A few choice moments

Starting in measure 9, Bob begins the first of many extended lines that sequence using their own logic, rather than the prevailing harmony. Check out how the rhythm and shape keeps the line working…even when he’s WAY outside (F# minor over D-7 anyone?):

A Brookmeyer Chromatic Sequence

Several times, Bob splits from “running changes” not for the sake of dissonance, but to play more bluesy. Check out this Bb Blues Scale drenched bridge starting in measure 49:

Brookmeyer gets bluesy

The A section beginning at 97, and all of letter J are great for this too.

One more…a great Melodic Minor inspired moment from measure 155. The tip-off that this comes from Melodic Minor is the use of Natural 9s on the half-diminished chords and the #9 and #5 on the F7b9. This is my favorite lick from the whole thing.

Brookmeyer arpeggio sequence

Alright…good luck with all that. Happy shedding!

Posted in Jazz, Practicing, Transcription | 4 Comments

James Blake “The Wilhelm Scream”

A track that I’m still tripping out on even a few months after I got it on my radar. I guess he’s a “dubstep” artist. I’m not really familiar with this style yet, but if Blake is indicative, I’m intrigued.

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Radiohead Anonymous

Gotta love this.

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A King of Limbs Review, pt. 1

Radiohead’s King of Limbs came in with a bit more of a whisper than expected. The sudden announcement, the fast timetable for release, and then dropping the record unexpectedly a day early, led to a release with far less fanfare than the media explosion of In Rainbows. And being an obsessive worshipper of these mopey Brits, I wanted to be excited by this record, and then be completely fulfilled. Uh oh…sounds bad right?

Well, actually I love it.

Like so many others, I was surprised by the brevity and opacity (trying to be pretentious as possible, in honor of Thom). But like all Radiohead releases, it grows more interesting with every listen. The 1st half is loaded with electronic blips and crackles that are hard to penetrate at first listen…or tenth. But the second half invites you in. Made up of ballads and mid-tempo groovers, that’s the part that keeps you coming back. Lets start with the back half.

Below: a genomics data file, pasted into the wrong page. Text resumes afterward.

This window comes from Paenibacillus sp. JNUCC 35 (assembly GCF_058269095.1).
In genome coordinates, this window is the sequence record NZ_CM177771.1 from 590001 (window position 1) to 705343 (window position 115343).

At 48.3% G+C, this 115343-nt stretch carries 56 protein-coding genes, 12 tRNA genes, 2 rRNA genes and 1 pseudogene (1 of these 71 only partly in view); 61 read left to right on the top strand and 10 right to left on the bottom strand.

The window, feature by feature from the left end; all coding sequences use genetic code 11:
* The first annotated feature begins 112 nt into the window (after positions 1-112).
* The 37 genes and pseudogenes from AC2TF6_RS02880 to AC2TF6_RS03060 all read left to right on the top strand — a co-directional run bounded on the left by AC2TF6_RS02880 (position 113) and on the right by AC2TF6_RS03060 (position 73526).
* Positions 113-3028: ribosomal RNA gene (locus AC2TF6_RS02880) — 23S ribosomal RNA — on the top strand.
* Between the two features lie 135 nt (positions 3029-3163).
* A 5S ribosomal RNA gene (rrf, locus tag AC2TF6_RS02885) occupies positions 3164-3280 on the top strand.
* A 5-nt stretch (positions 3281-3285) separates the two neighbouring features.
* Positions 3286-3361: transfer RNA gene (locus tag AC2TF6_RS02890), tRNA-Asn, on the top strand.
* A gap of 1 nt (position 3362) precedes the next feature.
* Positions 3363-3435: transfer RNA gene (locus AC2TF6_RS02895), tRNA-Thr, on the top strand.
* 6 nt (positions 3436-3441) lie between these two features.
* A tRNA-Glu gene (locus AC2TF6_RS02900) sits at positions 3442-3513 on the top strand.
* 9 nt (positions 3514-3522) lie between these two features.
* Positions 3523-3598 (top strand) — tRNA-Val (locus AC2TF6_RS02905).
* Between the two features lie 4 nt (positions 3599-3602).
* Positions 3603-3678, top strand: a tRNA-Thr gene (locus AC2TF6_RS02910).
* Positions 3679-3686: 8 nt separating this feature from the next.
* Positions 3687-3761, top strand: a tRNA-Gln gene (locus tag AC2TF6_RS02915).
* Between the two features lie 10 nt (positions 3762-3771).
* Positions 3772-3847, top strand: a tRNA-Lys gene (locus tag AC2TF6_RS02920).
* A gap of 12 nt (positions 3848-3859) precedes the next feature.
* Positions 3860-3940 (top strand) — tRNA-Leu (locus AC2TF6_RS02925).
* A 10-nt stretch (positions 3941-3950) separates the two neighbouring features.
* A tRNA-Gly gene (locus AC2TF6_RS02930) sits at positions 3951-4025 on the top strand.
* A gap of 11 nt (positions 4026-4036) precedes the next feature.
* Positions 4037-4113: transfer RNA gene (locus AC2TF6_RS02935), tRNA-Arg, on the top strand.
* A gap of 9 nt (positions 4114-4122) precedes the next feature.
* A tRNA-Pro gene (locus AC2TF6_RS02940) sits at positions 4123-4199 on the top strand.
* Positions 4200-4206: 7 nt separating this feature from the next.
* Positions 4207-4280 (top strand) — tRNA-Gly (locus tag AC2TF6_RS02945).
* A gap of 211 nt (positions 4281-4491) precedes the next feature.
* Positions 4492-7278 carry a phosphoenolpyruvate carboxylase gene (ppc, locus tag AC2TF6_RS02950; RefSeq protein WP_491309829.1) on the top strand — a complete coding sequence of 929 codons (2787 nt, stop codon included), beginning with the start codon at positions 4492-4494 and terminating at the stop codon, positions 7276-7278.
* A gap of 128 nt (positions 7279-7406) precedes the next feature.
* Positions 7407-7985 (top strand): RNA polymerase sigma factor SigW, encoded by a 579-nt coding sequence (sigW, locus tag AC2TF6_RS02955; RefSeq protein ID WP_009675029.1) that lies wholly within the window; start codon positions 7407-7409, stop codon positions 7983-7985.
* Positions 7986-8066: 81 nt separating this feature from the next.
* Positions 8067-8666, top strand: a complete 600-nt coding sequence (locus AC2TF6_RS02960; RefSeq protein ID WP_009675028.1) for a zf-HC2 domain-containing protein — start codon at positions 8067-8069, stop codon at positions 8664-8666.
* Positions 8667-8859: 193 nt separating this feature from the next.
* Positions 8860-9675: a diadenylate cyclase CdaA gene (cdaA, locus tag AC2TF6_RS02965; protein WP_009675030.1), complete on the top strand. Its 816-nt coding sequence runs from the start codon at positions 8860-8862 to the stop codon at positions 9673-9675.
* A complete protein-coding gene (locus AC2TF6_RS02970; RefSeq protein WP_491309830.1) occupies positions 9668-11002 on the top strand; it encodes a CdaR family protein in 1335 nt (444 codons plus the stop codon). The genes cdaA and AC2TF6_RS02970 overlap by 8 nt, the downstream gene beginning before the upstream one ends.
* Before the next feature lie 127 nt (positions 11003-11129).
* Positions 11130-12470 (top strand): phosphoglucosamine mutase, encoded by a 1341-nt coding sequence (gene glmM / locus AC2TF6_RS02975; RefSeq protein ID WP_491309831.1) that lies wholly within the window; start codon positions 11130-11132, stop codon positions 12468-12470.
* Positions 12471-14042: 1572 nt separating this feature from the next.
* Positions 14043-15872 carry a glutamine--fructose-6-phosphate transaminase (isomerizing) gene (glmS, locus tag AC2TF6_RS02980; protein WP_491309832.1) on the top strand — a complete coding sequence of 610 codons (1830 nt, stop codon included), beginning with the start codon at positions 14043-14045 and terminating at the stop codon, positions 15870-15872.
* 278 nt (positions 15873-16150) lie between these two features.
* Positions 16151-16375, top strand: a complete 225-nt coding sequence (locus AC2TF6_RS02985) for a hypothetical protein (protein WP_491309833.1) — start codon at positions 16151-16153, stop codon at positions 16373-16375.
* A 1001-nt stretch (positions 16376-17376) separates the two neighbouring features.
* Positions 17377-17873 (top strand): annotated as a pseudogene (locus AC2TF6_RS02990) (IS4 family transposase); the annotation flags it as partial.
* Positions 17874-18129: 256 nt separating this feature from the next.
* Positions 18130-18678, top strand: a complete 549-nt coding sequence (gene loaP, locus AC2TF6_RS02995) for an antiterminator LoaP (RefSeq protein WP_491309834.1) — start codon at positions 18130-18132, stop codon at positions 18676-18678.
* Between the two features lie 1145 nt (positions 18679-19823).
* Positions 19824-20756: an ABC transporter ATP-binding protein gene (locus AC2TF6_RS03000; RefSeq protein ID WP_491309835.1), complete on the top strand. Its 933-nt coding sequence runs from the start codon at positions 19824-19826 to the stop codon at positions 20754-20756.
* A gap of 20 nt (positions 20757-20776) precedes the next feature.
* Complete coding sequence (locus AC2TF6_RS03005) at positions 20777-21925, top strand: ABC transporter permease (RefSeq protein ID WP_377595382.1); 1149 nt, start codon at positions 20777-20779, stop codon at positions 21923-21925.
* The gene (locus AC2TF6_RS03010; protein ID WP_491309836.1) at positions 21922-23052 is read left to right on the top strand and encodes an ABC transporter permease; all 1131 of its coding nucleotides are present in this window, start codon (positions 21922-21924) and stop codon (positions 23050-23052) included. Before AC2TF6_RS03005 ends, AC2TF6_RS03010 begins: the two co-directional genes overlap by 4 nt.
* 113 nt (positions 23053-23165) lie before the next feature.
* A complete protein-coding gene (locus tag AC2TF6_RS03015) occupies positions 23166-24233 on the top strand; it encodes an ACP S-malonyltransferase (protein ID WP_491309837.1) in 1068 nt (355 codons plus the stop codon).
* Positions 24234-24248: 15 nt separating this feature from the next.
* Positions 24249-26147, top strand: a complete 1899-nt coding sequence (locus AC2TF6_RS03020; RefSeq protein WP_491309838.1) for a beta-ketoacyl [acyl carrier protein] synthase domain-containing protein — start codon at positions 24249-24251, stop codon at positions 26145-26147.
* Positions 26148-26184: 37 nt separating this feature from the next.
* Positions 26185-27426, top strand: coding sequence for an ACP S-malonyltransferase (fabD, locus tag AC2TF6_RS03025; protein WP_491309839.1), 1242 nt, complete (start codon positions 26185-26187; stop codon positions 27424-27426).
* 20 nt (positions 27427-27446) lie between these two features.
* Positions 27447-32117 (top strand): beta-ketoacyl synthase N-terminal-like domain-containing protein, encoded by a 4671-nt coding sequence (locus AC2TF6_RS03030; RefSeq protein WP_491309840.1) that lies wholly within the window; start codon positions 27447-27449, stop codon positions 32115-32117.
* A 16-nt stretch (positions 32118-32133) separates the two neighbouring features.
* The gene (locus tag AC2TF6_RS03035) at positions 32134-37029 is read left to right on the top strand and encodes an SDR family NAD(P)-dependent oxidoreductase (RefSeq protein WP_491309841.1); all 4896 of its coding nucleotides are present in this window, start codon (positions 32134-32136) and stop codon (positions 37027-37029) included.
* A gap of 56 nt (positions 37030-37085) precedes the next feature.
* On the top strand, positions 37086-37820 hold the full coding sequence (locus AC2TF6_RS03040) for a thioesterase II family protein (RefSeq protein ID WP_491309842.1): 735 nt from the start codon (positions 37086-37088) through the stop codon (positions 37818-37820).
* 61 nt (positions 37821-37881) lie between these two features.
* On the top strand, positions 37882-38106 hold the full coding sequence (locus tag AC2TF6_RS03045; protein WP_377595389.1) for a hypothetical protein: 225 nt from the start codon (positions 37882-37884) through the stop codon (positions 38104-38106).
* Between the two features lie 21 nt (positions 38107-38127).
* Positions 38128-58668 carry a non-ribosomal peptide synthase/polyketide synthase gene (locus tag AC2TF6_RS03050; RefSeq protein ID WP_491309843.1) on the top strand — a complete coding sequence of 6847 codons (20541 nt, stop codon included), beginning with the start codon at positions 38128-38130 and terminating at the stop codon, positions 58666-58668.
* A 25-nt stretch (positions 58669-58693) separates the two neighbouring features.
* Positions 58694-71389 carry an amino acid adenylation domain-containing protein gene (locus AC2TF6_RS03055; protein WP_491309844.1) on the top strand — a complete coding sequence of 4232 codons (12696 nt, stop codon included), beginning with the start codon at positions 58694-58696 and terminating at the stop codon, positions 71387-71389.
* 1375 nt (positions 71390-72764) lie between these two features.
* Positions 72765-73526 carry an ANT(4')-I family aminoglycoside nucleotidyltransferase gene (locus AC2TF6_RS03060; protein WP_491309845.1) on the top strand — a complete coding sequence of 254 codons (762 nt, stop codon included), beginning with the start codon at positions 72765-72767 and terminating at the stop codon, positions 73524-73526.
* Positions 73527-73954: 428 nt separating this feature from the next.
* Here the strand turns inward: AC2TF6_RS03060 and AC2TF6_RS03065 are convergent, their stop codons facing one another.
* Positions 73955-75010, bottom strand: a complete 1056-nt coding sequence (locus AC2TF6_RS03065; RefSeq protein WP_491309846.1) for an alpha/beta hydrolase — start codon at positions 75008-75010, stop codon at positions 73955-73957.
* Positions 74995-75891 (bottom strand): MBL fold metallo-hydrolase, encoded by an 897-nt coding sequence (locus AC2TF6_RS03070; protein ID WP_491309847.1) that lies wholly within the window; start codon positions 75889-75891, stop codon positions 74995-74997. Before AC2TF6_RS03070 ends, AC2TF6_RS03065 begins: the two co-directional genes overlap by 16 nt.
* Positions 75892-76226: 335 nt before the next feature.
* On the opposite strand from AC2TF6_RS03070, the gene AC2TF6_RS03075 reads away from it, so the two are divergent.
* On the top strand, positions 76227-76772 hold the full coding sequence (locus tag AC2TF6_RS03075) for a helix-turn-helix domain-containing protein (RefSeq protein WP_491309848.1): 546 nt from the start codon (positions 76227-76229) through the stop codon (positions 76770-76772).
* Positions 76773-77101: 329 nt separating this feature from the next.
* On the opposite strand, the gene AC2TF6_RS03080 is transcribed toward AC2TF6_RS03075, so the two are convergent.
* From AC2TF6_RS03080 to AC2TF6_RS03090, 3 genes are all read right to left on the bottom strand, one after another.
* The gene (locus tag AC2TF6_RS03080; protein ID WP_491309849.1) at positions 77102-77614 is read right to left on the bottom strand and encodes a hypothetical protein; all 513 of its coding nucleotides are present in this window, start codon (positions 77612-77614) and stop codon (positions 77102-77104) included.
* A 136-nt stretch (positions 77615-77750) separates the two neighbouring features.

5. Lotus Flower (5/5)

My favorite…a groover with a very odd video of Thom dancing convulsively. The hand claps and danceable feel make it fun, but the lyrics really get me going here. The whole idea makes me think of “dancing when no one is looking”. That image alone, the idea of unfiltered joy with more than a little deviousness, resonates with me.

6. Codex (4.5/5)

I like this track, but want it to arrive somewhere. Not that I’m implying that it goes nowhere…only that I don’t feel like it fully arrives…the rambling sonics at the end felt too much like a comma. But there’s a calm in both the music and lyrics that finds a space where these Brit boys don’t often go.

7. Give Up the Ghost (3.5/5)

Like “House of Cards”, some people will probably think this is an instant classic, while I find it dull. Its a perfectly acceptable song, but one that just passes time between two much more interesting tracks. A simple set of chords, a droning background vocal and a melody about wanting to die in someone’s arms somehow comes across a bit sappy. I’ll still hear it all the time though…it’s sandwiched between Codex and…